Sunday, May 14, 2017

Alien Planet-Hunting Camera Successfully Tested on Space Station

CID camera installed on the International Space Station. Photo Credit: NASA

A university-built highly advanced and specialized camera has been recently successfully tested on the International Space Station (ISS). The instrument, known as the Charge Injection Device (CID), is designed to capture light from distant faint objects such as extrasolar worlds.

CID cameras, originally developed by General Electric Co. in 1972, measure light from individual pixels, without affecting the surrounding pixels. This enables acquiring pictures of scenes with extremely bright and extremely faint objects.

One of such CID cameras, built by the Florida Institute of Technology (FIT), was launched into space in February 2017 aboard the SpaceX CRS-10 mission. The shoebox-sized device was added to the space station’s Nanoracks External Platform (NREP) in late April. That platform was then placed in an airlock and moved by robotic arm to the Japanese Experiment Module Exposed Facility outside the ISS.

CID has started a six-month testing campaign and has already successfully captured and downloaded its first picture of a test pattern.

“The data we have so far received from the CID payload is incredibly encouraging. We know that the detector is operational and that the support electronics are holding the temperature where we would like it,” Daniel Batcheldor, lead scientist on the project at FIT told

Batcheldor heads FIT’s Department of Physics and Space Sciences. He is currently quantifying the detector performance and the initial results allowed him to confirm that the first tests were successful. However, full success will come when the continued operations will be concluded half a year later.

CID onboard ISS serves as a prototype of a camera that could be installed on future space observatories. Current tests will show how such an instrument works in space.

“The main goal of the CID camera onboard ISS is to demonstrate that this technology is robust to being deployed in the space environment. A successful mission will mean that CIDs can fly on future space telescopes as full science instruments,” Batcheldor said.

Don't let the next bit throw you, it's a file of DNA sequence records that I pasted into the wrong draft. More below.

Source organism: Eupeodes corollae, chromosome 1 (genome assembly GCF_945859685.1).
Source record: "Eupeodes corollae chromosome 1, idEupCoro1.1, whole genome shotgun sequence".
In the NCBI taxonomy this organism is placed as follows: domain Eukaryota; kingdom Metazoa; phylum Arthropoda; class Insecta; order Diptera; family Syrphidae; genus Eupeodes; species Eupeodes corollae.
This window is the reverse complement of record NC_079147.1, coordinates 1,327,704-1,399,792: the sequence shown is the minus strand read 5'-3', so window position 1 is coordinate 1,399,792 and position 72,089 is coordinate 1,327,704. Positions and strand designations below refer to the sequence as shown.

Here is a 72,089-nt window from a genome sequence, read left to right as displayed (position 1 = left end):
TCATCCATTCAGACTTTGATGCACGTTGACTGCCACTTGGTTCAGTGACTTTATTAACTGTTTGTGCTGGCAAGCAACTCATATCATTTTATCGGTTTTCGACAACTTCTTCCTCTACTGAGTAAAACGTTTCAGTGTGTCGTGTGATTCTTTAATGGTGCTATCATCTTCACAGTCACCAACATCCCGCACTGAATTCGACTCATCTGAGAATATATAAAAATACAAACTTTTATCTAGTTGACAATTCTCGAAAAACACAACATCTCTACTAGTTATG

CID is able to capture images of very bright and very dim objects in a single scene. Therefore, it could be very useful to acquire images of exoplanets orbiting their bright host stars. Moreover, it could become a relatively simple and inexpensive tool for identifying potential Earth-like planets beyond our solar system.

“Humans have been desperately pursuing an answer to the question of ‘are we alone’ for millennia. We have recently determined that earth-like planets are a common feature around stars through indirect methods. The CID could be the technology that will allow us to directly image earth-like planets around other stars relatively simply and cheaply if part of an appropriate space telescope. The light from these earth-like planets will give us details about possible oceans, clouds, and maybe even advanced civilizations,” Batcheldor said.

The successful completion of CID tests on ISS is required by NASA to achieve the Technology Readiness Level (TRL) of 7, what would give the instrument green light to fly on future planet hunting space observatories. Once the device gets TRL 7, it will mean that it can work in the relevant environment and is acceptable to fly in space.

Batcheldor also noted that the ongoing commercialization of space is essential for the development of such highly advanced low-cost instruments like CID. It enables universities to gain access to space at a fraction of the cost when compared to the Shuttle program.

“The commercialization of space is going to be a fundamental driver in the increased rate of technology development like our CID payload,” he concluded.

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